Money at 30: Credit Sesame Cash vs. Credit Karma Money Spend

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Money at 30: Credit Sesame Cash vs. Credit Karma Money Spend

A few months back, I decided to compare two digital banking accounts from two free credit score sites: Credit Karma Money Save (then known simply as Credit Karma Savings) and Credit Sesame Cash. While it made sense to pit these options against each other given their origin, the truth is that comparing a savings account to a checking account made for a difficult conclusion. So, now that Credit Karma is in the process of rolling out its Credit Karma Money Spend account, I figured it was worth exploring how this checking option stacks up against Sesame Cash.

With that, let’s take a feature-by-feature look at how Sesame Cash and Credit Karma Money Spend compare, including the pros and cons of each:

Sesame Cash and Credit Karma Money Spend: How Do They Compare?

Funding your account

Before you can get started using either checking option, you’ll first need to fund your account. To facilitate this, both Credit Karma and Credit Sesame use the secure API Plaid, allowing you to log in to an existing bank account and set-up a transfer. If you’ve never done this before, it’s a tremendously easy process, although it will take a few business days for funds to clear.

One beef I had when I previously compared Sesame Cash to Credit Karma Money Save is that each only allowed you to link a single external account at a time. This is a bummer for me as it means that I need to disconnect or override one account if I want to make a transfer from another. At this time, Credit Karma Money’s accounts still retain this hurdle, although I’m hopeful that this will change down the road.

Thankfully, Credit Sesame Cash now allows users to link multiple accounts at once. However, oddly, it seems that you can manage more than one account when using the website. Meanwhile, tapping “Transfer from Other Banks” in the app still only displays accounts from one bank. This is kind of annoying, yet not as annoying as not being able to link a second account at all, as is currently the case with Credit Karma Money Spend.

Direct deposit

Like most checking accounts, both Credit Sesame Cash and Credit Karma Money Spend give users the option of having their payroll checks directly deposited into their accounts. In fact, when you do set up direct deposit, you may be able to receive your payments up to two days early. However, this feature will depend on how your employer’s payroll system works. To get started with direct deposit for either option, but sure to note your routing number, account number, and banking partner information — all of which can be found in your app of choice.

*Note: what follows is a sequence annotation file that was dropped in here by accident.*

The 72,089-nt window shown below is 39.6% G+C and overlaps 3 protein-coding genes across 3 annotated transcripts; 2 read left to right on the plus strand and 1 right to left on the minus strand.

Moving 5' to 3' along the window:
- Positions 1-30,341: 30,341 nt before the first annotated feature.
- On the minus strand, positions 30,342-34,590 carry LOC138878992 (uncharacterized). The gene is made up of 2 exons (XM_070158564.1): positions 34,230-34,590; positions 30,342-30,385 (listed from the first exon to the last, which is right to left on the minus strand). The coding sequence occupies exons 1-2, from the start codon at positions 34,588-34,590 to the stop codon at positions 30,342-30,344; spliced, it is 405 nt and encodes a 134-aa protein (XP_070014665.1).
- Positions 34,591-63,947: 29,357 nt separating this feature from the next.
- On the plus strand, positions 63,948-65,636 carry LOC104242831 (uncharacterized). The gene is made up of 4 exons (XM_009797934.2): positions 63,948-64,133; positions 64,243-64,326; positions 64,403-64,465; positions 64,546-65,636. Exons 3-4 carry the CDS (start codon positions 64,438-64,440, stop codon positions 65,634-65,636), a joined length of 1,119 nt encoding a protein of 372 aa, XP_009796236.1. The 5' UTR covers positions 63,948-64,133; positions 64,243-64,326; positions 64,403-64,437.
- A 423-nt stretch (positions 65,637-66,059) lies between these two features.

Debit card

With either your Sesame Cash or Credit Karma Money Save account, you’ll be provided with a free debit card. In the case of Sesame Cash, this debit card operates on the MasterCard network, while the Spend card is a Visa. This means that you can use your debit card to pay for purchases anywhere MasterCard or Visa are accepted, respectively. Both cards also feature the latest technologies, allowing you to pay via tap, chip, or swipe.

When it comes to design, each card reflects a bit on the brand it comes from. The Sesame Cash debit card features a light blue background and white text and on the front with a strikingly yellow back. The Credit Karma debit card has a mostly white front, with text in either green or purple. Yet, the most interesting part is the back, which features a minty green shade and purple swipe strip. Also, this debit card is vertically oriented whereas the Sesame Cash one retains a traditional horizontal alignment. Lastly, while both cards only show the numbers on the back, the Sesame card does display your name on the front.

Personally, in terms of design, I have to give the edge to Credit Karma Money Spend. Not that there’s anything wrong with the Sesame Cash debit card but I prefer the slightly more interesting color scheme and layout of the Spend card. That said, choosing an account based purely on the way the card looks isn’t the best of ideas.

ATM access

When it comes to a checking account, one of the key features is the ability to access cash using a local ATM. As luck would have it, not only do both Sesame Cash and Credit Karma Money Spend offer access to a fee-free ATM network but they also happen to use the same one: Allpoint. According to their site, Allpoint currently counts more than 55,000 machines in their network. As a result, you should be able to find a fee-free option in your area. In the event you don’t, you can use other ATMs using your Sesame Cash or Spend debit cards, although the machine operator may charge you a fee.

Mobile check deposit